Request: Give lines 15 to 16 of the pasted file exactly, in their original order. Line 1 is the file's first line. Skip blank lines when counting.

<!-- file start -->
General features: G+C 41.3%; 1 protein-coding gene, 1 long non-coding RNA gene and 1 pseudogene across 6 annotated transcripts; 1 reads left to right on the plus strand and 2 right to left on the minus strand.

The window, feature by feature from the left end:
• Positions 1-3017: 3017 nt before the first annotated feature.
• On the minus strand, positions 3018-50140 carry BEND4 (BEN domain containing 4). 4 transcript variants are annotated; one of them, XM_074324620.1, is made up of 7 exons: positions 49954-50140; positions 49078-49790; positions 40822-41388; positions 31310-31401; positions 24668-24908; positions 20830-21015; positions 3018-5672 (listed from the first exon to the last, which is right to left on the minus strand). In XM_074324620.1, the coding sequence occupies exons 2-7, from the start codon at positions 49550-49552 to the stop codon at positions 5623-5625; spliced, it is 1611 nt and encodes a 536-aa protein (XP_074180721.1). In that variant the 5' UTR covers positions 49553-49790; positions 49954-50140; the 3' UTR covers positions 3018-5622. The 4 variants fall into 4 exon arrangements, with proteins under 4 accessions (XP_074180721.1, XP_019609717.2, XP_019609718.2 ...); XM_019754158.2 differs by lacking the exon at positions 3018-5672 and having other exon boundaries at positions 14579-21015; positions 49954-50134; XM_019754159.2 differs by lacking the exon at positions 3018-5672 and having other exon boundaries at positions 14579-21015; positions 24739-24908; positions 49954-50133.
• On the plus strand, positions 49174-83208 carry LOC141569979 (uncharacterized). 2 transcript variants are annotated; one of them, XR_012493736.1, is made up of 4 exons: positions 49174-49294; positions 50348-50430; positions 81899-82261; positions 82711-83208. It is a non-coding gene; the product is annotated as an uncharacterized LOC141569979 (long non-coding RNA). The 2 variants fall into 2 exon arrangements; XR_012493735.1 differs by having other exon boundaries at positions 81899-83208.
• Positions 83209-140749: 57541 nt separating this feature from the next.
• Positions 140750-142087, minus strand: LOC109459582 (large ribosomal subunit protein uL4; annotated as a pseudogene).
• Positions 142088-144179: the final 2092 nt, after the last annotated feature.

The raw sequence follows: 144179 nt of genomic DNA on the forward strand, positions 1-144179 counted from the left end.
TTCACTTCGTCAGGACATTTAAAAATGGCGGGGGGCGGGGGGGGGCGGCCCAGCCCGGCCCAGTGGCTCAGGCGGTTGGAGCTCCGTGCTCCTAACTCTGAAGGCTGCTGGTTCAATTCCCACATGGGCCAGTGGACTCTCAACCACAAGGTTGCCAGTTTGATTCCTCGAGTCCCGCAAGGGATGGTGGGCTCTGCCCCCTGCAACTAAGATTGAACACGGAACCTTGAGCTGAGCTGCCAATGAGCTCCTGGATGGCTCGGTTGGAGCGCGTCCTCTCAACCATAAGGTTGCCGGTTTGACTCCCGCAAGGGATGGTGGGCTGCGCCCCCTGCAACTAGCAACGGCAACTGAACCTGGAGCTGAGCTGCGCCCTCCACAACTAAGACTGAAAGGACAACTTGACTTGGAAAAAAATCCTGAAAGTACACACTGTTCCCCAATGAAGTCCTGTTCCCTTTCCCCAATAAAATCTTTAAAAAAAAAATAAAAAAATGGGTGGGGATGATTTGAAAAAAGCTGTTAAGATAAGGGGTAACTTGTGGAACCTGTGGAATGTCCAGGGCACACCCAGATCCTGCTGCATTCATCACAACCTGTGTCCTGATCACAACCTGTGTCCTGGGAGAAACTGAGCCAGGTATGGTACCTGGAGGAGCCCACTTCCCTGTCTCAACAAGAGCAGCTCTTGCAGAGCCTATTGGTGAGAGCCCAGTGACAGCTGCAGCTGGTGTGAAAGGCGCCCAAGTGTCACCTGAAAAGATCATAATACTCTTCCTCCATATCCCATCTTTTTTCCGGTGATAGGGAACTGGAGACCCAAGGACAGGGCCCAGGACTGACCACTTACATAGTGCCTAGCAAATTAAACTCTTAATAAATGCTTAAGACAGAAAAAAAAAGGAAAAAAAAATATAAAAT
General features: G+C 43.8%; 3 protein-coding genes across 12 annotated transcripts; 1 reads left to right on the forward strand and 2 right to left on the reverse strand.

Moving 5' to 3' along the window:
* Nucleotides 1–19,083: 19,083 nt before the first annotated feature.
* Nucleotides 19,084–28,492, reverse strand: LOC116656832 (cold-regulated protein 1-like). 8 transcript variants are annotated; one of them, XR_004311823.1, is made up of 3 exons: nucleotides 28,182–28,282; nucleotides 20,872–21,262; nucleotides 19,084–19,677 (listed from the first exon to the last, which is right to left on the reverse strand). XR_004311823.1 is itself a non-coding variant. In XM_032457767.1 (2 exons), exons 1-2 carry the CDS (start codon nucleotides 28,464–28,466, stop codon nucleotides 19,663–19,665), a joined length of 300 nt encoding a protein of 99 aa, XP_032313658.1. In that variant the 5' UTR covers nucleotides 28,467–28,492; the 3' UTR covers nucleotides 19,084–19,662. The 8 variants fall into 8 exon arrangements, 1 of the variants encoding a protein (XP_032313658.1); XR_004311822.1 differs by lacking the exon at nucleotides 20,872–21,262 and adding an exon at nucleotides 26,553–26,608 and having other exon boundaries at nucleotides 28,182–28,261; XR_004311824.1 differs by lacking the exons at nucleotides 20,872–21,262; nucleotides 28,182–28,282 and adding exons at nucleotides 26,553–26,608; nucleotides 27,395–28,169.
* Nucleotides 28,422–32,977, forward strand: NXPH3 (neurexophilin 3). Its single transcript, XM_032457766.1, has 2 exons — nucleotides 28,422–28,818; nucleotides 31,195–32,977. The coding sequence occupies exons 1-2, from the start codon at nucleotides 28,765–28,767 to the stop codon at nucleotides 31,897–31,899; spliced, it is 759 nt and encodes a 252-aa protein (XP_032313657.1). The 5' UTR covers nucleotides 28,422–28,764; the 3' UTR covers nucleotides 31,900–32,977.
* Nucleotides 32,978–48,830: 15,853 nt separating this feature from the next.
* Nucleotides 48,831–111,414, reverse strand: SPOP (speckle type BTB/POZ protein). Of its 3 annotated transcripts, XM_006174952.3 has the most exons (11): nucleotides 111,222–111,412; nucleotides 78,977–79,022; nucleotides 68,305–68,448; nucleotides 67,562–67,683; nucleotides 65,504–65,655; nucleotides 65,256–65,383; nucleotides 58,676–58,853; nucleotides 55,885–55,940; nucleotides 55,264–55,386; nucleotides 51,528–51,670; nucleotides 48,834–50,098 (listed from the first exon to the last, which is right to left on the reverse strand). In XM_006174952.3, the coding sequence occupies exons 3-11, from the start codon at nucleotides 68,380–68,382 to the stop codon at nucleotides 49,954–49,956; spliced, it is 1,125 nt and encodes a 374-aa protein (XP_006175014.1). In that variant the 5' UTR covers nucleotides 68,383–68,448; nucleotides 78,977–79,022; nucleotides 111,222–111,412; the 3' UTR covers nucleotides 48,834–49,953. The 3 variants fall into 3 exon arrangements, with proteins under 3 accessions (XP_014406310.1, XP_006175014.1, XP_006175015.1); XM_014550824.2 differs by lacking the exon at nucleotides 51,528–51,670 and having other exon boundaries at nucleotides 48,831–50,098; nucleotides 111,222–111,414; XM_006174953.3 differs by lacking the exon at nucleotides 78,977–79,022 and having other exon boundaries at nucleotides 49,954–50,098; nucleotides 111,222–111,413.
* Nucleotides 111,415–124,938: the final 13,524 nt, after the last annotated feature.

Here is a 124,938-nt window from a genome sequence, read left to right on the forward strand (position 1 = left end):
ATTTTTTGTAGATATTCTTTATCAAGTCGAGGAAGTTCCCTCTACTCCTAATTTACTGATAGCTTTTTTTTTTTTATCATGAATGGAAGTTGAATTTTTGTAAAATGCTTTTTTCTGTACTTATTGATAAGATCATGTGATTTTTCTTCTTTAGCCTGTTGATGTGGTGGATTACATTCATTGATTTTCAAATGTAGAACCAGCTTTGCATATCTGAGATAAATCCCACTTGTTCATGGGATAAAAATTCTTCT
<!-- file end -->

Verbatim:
* Nucleotides 28,422–32,977, forward strand: NXPH3 (neurexophilin 3). Its single transcript, XM_032457766.1, has 2 exons — nucleotides 28,422–28,818; nucleotides 31,195–32,977. The coding sequence occupies exons 1-2, from the start codon at nucleotides 28,765–28,767 to the stop codon at nucleotides 31,897–31,899; spliced, it is 759 nt and encodes a 252-aa protein (XP_032313657.1). The 5' UTR covers nucleotides 28,422–28,764; the 3' UTR covers nucleotides 31,900–32,977.
* Nucleotides 32,978–48,830: 15,853 nt separating this feature from the next.